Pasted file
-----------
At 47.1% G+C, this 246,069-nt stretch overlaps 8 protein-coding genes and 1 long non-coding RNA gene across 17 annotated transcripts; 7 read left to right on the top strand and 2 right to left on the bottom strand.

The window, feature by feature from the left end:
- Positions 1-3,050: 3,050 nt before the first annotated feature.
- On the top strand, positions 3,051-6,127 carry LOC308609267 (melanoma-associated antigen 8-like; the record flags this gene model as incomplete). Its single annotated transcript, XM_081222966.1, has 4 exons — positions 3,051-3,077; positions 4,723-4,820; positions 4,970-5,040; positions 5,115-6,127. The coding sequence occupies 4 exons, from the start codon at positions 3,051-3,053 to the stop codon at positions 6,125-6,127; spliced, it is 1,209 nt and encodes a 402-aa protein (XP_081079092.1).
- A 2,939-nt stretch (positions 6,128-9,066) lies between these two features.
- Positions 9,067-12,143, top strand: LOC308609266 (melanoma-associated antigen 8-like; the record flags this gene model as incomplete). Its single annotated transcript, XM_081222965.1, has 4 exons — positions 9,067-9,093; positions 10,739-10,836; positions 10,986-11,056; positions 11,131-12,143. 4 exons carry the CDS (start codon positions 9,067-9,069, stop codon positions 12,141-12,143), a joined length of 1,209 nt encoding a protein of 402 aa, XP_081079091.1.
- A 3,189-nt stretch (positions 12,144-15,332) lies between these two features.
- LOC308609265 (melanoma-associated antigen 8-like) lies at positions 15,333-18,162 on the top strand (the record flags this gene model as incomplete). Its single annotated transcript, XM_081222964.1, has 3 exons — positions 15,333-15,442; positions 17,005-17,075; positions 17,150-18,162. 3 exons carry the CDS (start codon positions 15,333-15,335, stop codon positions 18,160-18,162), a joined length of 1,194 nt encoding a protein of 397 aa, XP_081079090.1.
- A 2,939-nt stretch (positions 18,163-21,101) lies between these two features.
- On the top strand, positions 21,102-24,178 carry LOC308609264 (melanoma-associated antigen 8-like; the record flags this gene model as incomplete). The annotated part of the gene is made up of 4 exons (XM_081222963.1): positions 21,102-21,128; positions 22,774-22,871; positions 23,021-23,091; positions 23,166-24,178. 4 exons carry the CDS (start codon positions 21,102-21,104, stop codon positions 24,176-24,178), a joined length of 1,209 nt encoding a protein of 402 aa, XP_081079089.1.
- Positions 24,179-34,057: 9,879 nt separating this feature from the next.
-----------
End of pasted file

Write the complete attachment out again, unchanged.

At 47.1% G+C, this 246,069-nt stretch overlaps 8 protein-coding genes and 1 long non-coding RNA gene across 17 annotated transcripts; 7 read left to right on the top strand and 2 right to left on the bottom strand.

The window, feature by feature from the left end:
- Positions 1-3,050: 3,050 nt before the first annotated feature.
- On the top strand, positions 3,051-6,127 carry LOC308609267 (melanoma-associated antigen 8-like; the record flags this gene model as incomplete). Its single annotated transcript, XM_081222966.1, has 4 exons — positions 3,051-3,077; positions 4,723-4,820; positions 4,970-5,040; positions 5,115-6,127. The coding sequence occupies 4 exons, from the start codon at positions 3,051-3,053 to the stop codon at positions 6,125-6,127; spliced, it is 1,209 nt and encodes a 402-aa protein (XP_081079092.1).
- A 2,939-nt stretch (positions 6,128-9,066) lies between these two features.
- Positions 9,067-12,143, top strand: LOC308609266 (melanoma-associated antigen 8-like; the record flags this gene model as incomplete). Its single annotated transcript, XM_081222965.1, has 4 exons — positions 9,067-9,093; positions 10,739-10,836; positions 10,986-11,056; positions 11,131-12,143. 4 exons carry the CDS (start codon positions 9,067-9,069, stop codon positions 12,141-12,143), a joined length of 1,209 nt encoding a protein of 402 aa, XP_081079091.1.
- A 3,189-nt stretch (positions 12,144-15,332) lies between these two features.
- LOC308609265 (melanoma-associated antigen 8-like) lies at positions 15,333-18,162 on the top strand (the record flags this gene model as incomplete). Its single annotated transcript, XM_081222964.1, has 3 exons — positions 15,333-15,442; positions 17,005-17,075; positions 17,150-18,162. 3 exons carry the CDS (start codon positions 15,333-15,335, stop codon positions 18,160-18,162), a joined length of 1,194 nt encoding a protein of 397 aa, XP_081079090.1.
- A 2,939-nt stretch (positions 18,163-21,101) lies between these two features.
- On the top strand, positions 21,102-24,178 carry LOC308609264 (melanoma-associated antigen 8-like; the record flags this gene model as incomplete). The annotated part of the gene is made up of 4 exons (XM_081222963.1): positions 21,102-21,128; positions 22,774-22,871; positions 23,021-23,091; positions 23,166-24,178. 4 exons carry the CDS (start codon positions 21,102-21,104, stop codon positions 24,176-24,178), a joined length of 1,209 nt encoding a protein of 402 aa, XP_081079089.1.
- Positions 24,179-34,057: 9,879 nt separating this feature from the next.